“What you do make a difference, and you have to decide what kind of difference you want to make.” Dr Jane Goodall, Scientist & Activist
On September 7, the first International Day of Clean Air for blue skies, 12-year-old climate activist Ridhima Pandey, a schoolchild from Haridwar in Uttarakhand wrote an open letter to Prime Minister Narendra Modi.
Here is an excerpt.
“Every year, in many parts of India, the air becomes much polluted and it becomes very difficult to breathe after October. I worry that if a 12-year-old like me finds it hard to breathe, what it must be like for children younger to me living in cities like Delhi and others,”
A youth ambassador and intern at United Nations Development Programme Aditya Mukarji from Gurgaon said, “Each of us must try to leave the world a little better than we found it. A responsible citizen makes a responsible country.” (1)
All of us are pursuing capitalism by way of our economic activities. That is destroying natural resources directly or indirectly. What are we doing to balance it by restoring the climate impact of our economic activities?
The problem is we are neither aware, nor we are concerned about it. To become aware lets, know the impact of this gigantic imbalance we are unleashing on the Earth.
According to the Environmental Defence Fund, the global warming that’s changing our the climate is already having dire consequences.
In just the past few decades:
• Rising temperatures have worsened extreme weather events.
• Chunks of ice in the Antarctic have broken apart.
• Wildfire seasons are months longer.
• Mosquitoes are expanding their territory, able to spread disease.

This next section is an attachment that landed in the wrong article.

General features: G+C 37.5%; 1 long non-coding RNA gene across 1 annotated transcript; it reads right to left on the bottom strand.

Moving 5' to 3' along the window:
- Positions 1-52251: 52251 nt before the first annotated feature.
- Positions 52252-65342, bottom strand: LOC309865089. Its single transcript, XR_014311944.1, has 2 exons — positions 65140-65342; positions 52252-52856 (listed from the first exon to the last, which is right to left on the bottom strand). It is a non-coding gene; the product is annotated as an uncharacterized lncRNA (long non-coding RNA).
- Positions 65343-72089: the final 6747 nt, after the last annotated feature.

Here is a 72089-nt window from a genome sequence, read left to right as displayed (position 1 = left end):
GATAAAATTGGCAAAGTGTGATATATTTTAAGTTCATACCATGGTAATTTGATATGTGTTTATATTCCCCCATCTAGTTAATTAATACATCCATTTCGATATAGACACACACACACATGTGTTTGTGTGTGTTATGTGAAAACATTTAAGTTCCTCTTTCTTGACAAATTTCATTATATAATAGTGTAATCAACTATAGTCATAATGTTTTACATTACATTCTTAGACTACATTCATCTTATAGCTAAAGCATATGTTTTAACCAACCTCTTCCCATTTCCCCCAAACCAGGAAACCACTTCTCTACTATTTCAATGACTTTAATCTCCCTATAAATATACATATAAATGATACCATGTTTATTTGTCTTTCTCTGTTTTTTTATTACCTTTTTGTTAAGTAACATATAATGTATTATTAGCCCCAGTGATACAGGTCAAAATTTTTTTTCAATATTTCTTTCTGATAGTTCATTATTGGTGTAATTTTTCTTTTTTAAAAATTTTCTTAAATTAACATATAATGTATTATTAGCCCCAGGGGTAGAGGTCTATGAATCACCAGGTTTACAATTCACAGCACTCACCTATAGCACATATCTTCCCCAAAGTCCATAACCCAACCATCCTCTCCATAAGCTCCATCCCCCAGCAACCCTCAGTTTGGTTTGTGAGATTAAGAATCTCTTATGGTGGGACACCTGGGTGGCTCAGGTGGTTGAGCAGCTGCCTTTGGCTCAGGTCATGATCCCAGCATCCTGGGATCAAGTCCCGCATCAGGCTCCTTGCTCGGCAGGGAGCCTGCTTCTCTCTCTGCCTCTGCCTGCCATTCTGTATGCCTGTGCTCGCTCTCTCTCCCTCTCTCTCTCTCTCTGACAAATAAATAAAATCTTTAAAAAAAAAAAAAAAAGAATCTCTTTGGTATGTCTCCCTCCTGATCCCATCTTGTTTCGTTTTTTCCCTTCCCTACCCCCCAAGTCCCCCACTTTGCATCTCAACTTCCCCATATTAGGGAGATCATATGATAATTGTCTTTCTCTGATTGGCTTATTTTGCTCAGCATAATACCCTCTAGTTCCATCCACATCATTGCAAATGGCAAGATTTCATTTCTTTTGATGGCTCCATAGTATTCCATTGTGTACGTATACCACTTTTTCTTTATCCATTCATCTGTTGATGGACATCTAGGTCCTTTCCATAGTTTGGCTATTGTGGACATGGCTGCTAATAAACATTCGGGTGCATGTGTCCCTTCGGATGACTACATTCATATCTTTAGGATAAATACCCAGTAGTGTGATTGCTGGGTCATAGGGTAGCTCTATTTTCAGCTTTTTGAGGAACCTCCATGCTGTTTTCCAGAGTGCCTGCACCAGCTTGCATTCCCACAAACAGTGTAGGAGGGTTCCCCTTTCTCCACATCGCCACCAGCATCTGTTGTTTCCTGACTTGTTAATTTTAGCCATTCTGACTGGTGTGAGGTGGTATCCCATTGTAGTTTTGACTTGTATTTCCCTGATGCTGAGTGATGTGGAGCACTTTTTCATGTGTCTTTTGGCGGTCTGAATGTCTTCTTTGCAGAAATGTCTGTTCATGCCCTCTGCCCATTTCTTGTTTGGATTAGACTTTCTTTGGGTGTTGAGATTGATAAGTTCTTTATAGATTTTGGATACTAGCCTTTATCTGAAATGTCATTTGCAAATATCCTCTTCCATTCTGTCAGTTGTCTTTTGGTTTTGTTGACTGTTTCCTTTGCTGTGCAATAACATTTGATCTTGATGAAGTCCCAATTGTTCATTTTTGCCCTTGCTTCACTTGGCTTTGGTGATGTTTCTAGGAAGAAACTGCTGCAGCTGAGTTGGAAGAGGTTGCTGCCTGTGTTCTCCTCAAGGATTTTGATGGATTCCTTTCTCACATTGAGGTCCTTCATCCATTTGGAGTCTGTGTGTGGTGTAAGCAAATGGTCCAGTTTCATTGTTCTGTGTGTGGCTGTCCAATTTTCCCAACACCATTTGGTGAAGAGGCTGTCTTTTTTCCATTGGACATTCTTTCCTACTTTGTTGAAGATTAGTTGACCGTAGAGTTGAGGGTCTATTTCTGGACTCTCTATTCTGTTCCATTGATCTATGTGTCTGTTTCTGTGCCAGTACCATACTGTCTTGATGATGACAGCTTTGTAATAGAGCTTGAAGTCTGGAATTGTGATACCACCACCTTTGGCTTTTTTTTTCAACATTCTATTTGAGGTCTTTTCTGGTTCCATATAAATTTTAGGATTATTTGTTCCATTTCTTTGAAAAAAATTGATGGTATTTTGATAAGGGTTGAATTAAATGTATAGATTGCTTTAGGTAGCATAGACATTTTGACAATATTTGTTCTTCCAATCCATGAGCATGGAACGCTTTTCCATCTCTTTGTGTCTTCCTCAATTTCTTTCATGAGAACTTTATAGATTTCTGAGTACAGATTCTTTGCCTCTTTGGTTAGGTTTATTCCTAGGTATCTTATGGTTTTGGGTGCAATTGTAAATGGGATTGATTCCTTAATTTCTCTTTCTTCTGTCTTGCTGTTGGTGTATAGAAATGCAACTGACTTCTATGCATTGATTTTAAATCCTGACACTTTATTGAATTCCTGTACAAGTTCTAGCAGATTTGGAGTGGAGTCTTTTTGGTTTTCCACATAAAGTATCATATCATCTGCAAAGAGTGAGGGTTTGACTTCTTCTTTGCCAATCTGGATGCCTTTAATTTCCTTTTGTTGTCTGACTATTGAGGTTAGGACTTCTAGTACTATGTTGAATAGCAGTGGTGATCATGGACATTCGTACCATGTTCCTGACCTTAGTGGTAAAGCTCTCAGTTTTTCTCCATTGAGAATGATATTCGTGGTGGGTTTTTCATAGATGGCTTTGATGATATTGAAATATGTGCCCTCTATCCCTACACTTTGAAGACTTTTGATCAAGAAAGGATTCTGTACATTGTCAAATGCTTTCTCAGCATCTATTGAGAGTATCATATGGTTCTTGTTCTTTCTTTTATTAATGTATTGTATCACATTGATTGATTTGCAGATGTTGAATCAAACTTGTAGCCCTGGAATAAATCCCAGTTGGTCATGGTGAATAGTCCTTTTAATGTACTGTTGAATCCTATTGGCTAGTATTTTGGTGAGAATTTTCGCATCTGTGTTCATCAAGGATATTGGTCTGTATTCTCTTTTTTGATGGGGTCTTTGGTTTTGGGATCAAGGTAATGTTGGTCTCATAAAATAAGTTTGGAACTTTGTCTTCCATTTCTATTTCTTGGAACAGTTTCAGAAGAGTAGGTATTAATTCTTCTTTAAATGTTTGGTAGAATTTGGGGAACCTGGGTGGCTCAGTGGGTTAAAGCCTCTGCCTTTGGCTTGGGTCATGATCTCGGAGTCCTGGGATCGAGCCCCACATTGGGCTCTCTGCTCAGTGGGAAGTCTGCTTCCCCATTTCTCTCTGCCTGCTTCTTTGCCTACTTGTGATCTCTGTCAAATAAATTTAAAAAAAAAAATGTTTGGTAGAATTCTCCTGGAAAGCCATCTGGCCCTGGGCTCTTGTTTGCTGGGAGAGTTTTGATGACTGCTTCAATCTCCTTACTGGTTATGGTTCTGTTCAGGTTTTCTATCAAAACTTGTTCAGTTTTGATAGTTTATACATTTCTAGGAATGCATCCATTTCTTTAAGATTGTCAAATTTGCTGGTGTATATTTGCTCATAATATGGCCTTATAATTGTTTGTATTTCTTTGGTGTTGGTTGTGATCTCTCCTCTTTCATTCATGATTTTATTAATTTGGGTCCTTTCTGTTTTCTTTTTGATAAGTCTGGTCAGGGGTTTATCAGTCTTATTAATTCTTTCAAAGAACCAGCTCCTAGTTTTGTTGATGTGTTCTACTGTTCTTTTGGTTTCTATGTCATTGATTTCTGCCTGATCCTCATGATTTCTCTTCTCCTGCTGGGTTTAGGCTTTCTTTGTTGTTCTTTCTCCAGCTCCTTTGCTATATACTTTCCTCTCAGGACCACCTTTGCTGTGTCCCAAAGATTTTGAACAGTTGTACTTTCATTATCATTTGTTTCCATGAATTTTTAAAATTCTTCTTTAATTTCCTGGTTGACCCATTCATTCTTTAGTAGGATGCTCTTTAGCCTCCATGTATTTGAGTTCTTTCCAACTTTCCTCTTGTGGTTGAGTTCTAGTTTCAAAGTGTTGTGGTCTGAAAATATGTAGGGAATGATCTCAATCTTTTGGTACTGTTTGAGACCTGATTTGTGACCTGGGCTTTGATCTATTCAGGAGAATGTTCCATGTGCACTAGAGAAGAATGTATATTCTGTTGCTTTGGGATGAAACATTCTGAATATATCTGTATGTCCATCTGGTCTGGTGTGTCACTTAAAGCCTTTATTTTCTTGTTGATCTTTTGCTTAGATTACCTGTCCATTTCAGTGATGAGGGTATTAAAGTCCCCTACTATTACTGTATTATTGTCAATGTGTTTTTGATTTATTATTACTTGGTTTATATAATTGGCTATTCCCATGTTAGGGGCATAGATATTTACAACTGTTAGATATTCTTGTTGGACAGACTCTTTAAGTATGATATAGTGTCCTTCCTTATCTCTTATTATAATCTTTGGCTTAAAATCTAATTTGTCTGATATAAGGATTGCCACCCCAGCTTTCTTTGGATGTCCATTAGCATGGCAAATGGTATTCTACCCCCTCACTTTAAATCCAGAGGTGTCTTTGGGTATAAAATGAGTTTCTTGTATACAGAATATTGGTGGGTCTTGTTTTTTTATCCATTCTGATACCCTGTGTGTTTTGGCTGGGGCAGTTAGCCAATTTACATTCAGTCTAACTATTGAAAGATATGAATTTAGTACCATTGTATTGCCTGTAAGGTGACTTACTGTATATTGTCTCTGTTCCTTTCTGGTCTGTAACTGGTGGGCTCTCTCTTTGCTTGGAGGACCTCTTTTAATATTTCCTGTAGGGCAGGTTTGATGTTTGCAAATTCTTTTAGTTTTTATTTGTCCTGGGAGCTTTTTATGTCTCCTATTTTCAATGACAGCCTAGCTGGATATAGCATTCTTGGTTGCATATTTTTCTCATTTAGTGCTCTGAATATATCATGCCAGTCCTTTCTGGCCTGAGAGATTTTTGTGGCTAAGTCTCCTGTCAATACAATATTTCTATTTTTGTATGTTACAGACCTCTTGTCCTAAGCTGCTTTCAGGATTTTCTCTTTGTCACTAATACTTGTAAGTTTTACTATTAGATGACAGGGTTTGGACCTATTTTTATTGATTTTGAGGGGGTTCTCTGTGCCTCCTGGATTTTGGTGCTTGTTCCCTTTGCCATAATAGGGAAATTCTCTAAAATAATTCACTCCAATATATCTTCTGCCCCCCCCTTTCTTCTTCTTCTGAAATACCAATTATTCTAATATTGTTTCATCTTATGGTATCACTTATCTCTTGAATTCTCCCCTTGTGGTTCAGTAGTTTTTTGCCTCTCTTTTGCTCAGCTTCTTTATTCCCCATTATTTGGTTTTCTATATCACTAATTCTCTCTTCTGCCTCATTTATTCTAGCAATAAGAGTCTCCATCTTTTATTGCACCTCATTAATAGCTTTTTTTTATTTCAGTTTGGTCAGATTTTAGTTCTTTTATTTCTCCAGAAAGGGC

We humans are the ones who burn fossil fuels and chopping down forests, causing average temperatures to rise worldwide. That global warming trend is increasingly disrupting our climate — the average weather over many years.
Earth has already warmed by about 1 degree Celsius, or 1.8 degrees Fahrenheit, since the 19th century, before the industry started to boom. While we experience the effects, we’re on our way toward 1.5 degrees C (2.7 F) by as early as 2030.
A warmer world — even by a half-degree Celsius — has more evaporation, leading to more water in the atmosphere. Such changing conditions put our agriculture, health, water supply, and more at risk. It’s how you go from half-degree of warming to economic hardship. (2)
It is not just developed countries, everyone and every country will be affected if we do not wake from the slumber.
In his book, Air: Pollution, Climate Change, and India’s Choice Between Policy and Pretence, Dean Spears suggests that a new-born exposed to a week of the hot and humid environment is much less likely to survive compared to one faced with a less hostile condition. In cities, which are epicenters of economic activity, rising temperatures can increase the spread of diseases and hurt productivity. And, in coastal cities, climate change-induced rising sea levels also pose an additional threat through more frequent flooding.
The question always remains what I alone can do? Every one of us can and should do.
Plant trees, to help suck carbon out of the air and stabilize the climate. Spread the word about it. Tell your friends, family, and co-workers to watch too. This is a mega problem but also a mega opportunity.
The author Naomi Klein writes in her book, This Change Everything,” I am convinced that climate change represents a historic opportunity on an even greater scale. As part of the project of getting our emissions down to the levels many scientists recommend, we once again have the chance to advance policies that dramatically improve lives, close the gap between rich and poor, create huge numbers of good jobs, and reinvigorate democracy from the ground up.”
“By polluting the oceans, not mitigating CO2 emissions, and destroying our biodiversity, we are killing our planet. Let us face it, there is no planet B.” Emmanuel Macron, President of France